In that first decade of the 20th Century Australians were the richest and freest people in the world and in all human history. The wealth distribution between the rich and poor was also the narrowest and we had avoided a war of independence, a civil war, serious uprisings or any of the other great societal conflicts that plagued older and more traditional societies. But while we avoided all those things and the horrors of the Industrial Revolution with its 5 year-olds down mines and cleaning the cotton mills, the little match girls and chimney sweeps, the share-cropping system, and the factory fodder living in a company hovel and working a six day week for one day’s pay and forever in debt to the company store, there was an element, both domestic and foreign, who still hankered after a coolie-worked plantation system that would bust the unions, drive down wages, and chase the common ruck from the Halls of Power that “rightfully” belonged to them on the basis of their birth and inherited wealth. Australians were the bastards of the British Empire, a collection of lower-class upstarts descended from criminals and street sweepings that needed to “compete” in a reverse-auction for work and political power – for their own good – against a few million coolies imported from around Asia and the Pacific Islands. But they failed. The White Australia Policy lasted on the statutes until the mid-1960s when it began to be watered down and then finally abolished by the Whitlam and Fraser Governments and was replaced, without any popular support or, heaven forbid, a referendum of the people, with Al Grassby’s policy of “multiculturalism” – an idea that had been around since the days of the Roman Empire and has a 100% failure rate everywhere it had ever been tried – and is failing everywhere it’s been implemented over the last 50 years.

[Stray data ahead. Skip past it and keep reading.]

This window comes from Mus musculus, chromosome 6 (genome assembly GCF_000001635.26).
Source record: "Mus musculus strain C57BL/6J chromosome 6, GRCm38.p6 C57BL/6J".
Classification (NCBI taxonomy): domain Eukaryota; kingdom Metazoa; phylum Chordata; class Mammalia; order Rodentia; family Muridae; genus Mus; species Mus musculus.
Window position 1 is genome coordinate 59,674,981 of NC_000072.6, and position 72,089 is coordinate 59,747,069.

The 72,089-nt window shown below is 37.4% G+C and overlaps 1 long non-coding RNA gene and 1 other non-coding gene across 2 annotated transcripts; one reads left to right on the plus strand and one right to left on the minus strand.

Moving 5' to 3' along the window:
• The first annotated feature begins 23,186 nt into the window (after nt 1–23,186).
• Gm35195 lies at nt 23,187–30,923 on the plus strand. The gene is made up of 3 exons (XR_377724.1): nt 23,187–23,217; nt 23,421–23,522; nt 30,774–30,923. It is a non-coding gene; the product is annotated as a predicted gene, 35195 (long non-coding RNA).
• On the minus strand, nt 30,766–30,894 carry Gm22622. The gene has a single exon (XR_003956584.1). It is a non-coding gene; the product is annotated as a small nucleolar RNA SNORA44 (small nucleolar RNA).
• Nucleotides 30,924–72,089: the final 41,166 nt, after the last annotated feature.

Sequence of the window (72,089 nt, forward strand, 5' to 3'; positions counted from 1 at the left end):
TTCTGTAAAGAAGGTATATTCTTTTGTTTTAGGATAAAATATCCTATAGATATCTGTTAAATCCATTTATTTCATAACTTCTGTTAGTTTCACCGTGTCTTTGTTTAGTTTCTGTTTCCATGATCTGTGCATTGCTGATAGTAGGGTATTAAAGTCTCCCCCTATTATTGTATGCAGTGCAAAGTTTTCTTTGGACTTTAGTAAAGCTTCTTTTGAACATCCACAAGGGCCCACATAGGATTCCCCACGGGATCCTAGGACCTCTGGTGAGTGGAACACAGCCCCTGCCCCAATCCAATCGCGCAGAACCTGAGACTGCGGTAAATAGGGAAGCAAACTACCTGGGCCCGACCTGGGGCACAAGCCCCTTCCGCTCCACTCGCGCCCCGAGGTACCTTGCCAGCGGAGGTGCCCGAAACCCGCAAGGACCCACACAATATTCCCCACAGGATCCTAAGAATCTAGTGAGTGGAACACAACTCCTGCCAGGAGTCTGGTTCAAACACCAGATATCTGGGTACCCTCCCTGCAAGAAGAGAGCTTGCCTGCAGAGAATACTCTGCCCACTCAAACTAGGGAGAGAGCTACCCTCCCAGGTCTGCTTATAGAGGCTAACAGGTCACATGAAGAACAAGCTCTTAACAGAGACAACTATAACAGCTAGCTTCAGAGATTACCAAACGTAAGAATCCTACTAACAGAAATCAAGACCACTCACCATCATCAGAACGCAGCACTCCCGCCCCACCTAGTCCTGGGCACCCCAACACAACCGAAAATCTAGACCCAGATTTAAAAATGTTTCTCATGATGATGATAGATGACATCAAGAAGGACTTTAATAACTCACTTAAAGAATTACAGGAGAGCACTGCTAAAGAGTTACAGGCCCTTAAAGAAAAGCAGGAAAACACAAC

The Immigration Restriction Act was not about white supremacy, racism, or the belief that whites were higher up the evolutionary tree than the coloured races. Rather, it was designed to STOP the racist exploitation of non-whites (all of whom would have been illiterate peasants practicing religions and cultures anathema to progressive democracy) being conscripted into a life of semi-slavery in a coolie-worked plantation economy for the benefit of the absolute monarchs, hereditary aristocracy and the super-wealthy companies and share-holders of the northern hemisphere. It was also about stopping the creation of ethnic-racial enclaves and ghettoes, inter-religious schisms and conflict, and from destroying the “working man’s paradise” that had been created by the native-born, the “currency” lads and lasses, of Australia. We did not want the racial and ethnic conflicts that plagued every part of the Americas and the Caribbean or the rigid class structures of Europe or the oppression of ethnic minorities as was normal in the Ottoman, Austro-Hungarian, British, French, German, American, Russian, Chinese and Japanese Empires of the time. We only wanted people who believed as we did: that a man should have dignity, a say in government via a universal and compulsory franchise, and a fair share of the wealth of the nation; that people should rise in society on their own merits and find their own station in life regardless of who their father was; that women should have the same rights to an education, inheritance, personal wealth and social advancement as anyone else; that no man, woman or child should ever be a slave or a serf or work in indentured bondage; that anyone could say what they damned well liked without fear of exclusion, impoverishment, the knout, the cell, the chain-gang, or the gallows. The only way to ensure all those revolutionary freedoms was to keep one commodity in short supply – and that was labour. The White Australia Policy was about self-preservation and the continuance of a social experiment that had been a spectacular success.